On appeal from a civil commitment, this court is limited to examining the district court’s compliance with the statute and whether its findings justify its conclusions of law.  In re Knops, 536 N.W.2d 616, 620 (Minn. 1995).  We review the record in the light most favorable to the district court’s decision and will affirm the district court’s findings unless they are clearly erroneous.  Id. Again, we give deference to a district court’s weighing of testimonial and documentary evidence.  Also, “[w]here the findings of fact rest almost entirely on expert testimony, the [district] court’s evaluation of credibility is of particular significance.”  Id.

To support commitment of an allegedly sexually dangerous person, the state must show by clear and convincing evidence that the person engaged in a course of harmful sexual conduct and has manifested a disorder or dysfunction that makes the person highly likely to engage in acts of harmful sexual conduct.  Minn. Stat. § 253B.02, subd. 18c (2004); In re Linehan, 594 N.W.2d 867, 876 (Minn. 1999).  Once an individual has been committed as a sexually dangerous person, the district court must conduct a hearing and determine whether the person should remain committed.  Minn. Stat. § 253B.18, subd. 2(a).  Among the factors that a district court may consider is “evidence of changes in the patient’s condition since the initial commitment hearing.”  In re Linehan, 557 N.W.2d 167, 171 (Minn. 1996), vacated and remanded on other grounds, 522 U.S. 1011, 118 S. Ct. 596 (1997).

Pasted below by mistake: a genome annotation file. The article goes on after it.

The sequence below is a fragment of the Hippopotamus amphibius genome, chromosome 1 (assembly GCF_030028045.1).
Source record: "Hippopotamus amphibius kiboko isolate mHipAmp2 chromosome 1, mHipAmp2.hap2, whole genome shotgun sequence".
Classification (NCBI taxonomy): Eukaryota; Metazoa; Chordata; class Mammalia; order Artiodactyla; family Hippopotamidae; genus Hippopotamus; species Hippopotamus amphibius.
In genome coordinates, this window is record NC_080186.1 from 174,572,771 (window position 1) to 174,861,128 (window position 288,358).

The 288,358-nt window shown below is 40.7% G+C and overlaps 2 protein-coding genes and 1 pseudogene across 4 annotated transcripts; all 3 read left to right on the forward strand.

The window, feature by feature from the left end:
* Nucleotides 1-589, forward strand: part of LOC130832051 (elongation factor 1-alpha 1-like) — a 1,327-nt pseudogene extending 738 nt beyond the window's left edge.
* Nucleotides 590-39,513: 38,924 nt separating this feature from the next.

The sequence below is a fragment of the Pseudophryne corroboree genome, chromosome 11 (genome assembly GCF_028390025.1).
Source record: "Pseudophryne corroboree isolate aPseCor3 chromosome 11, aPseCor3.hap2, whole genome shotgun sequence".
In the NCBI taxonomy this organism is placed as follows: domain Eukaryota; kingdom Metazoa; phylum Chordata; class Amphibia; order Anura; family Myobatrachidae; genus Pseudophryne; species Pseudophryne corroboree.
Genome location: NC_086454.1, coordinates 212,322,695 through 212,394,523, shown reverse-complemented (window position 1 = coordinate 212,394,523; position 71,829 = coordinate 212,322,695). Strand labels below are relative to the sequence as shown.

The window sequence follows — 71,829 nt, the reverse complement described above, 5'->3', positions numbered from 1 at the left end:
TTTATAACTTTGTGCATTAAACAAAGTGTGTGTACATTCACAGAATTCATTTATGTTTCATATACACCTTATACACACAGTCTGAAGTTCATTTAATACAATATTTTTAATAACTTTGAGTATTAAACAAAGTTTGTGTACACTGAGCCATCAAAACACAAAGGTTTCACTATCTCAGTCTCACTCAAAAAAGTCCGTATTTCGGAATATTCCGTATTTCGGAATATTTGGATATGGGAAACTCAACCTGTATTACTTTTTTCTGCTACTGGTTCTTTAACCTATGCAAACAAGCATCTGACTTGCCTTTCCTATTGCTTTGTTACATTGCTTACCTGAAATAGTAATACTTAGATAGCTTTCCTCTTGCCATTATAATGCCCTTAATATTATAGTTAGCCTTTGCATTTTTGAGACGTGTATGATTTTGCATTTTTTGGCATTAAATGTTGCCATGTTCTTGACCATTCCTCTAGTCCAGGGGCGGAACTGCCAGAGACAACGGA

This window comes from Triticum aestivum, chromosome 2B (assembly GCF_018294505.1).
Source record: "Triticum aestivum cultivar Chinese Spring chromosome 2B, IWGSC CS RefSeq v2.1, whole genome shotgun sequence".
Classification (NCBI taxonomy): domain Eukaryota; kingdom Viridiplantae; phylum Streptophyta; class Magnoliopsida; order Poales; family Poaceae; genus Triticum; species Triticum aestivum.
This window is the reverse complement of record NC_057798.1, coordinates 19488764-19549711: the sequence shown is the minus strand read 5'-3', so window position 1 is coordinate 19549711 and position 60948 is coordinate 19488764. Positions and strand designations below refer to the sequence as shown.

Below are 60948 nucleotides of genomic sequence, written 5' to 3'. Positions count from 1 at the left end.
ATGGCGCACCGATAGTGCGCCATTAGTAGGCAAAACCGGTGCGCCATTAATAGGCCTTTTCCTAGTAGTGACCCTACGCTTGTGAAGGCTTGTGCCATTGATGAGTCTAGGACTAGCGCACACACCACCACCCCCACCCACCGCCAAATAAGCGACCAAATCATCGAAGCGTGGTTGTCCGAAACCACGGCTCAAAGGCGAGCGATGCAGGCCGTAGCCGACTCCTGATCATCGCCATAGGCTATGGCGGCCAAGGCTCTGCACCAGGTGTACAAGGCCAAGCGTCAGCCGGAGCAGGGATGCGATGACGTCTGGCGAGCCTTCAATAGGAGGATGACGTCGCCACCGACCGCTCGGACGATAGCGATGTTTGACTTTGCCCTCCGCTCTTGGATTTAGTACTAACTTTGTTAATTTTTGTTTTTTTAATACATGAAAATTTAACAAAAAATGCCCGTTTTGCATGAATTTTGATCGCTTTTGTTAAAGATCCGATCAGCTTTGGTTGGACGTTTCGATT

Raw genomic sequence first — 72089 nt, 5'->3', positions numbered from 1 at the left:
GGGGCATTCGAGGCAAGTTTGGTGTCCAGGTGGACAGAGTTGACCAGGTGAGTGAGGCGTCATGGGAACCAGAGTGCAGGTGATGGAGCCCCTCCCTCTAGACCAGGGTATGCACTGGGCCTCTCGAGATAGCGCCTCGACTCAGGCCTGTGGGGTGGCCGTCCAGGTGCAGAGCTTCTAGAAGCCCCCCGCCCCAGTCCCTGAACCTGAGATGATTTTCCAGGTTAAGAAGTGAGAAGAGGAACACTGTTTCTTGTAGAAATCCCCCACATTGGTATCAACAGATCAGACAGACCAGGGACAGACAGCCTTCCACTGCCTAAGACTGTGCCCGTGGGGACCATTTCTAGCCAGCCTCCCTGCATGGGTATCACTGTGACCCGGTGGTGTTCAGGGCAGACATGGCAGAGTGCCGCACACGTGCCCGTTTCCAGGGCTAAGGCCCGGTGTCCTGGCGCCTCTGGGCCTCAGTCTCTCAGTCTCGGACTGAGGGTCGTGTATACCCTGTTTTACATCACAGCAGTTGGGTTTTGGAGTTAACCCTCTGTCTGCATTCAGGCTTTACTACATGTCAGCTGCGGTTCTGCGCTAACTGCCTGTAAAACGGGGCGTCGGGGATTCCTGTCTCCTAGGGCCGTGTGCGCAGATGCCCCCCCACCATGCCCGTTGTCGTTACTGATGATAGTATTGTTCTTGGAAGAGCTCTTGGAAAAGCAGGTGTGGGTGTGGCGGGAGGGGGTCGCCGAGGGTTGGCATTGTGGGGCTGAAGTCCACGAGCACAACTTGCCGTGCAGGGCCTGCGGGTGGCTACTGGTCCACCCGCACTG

Hopson argues that because he was returned to prison and will be incarcerated for the next ten years, he has demonstrated a material change in condition since the initial commitment order.  Hopson asserts that the “pre-commitment dangerousness no longer exists, at least during the following 10 years.”  We reject this argument because it misconstrues the statute.  The statute directs the district court to consider changes in the person’s psychological condition, not his incarceration status.  As applied here, the statute requires that the district court find that Hopson “continues to be mentally ill and dangerous” to warrant indeterminate commitment.  Minn. Stat. § 253B.18, subd. 3; see also id. § 253B.02, subd. 17 (2004) (defining mentally ill and dangerous to include sexually dangerous persons).  That Hopson might be less likely to reoffend during his incarceration because of the restrictions that naturally accompany life behind bars is of no consequence in the statutorily mandated inquiry.  Hopson’s legally deficient argument is also especially befuddling on the facts of this case because the district court made findings that highlight Hopson’s sustained history of brazen sexual misconduct even while in prison.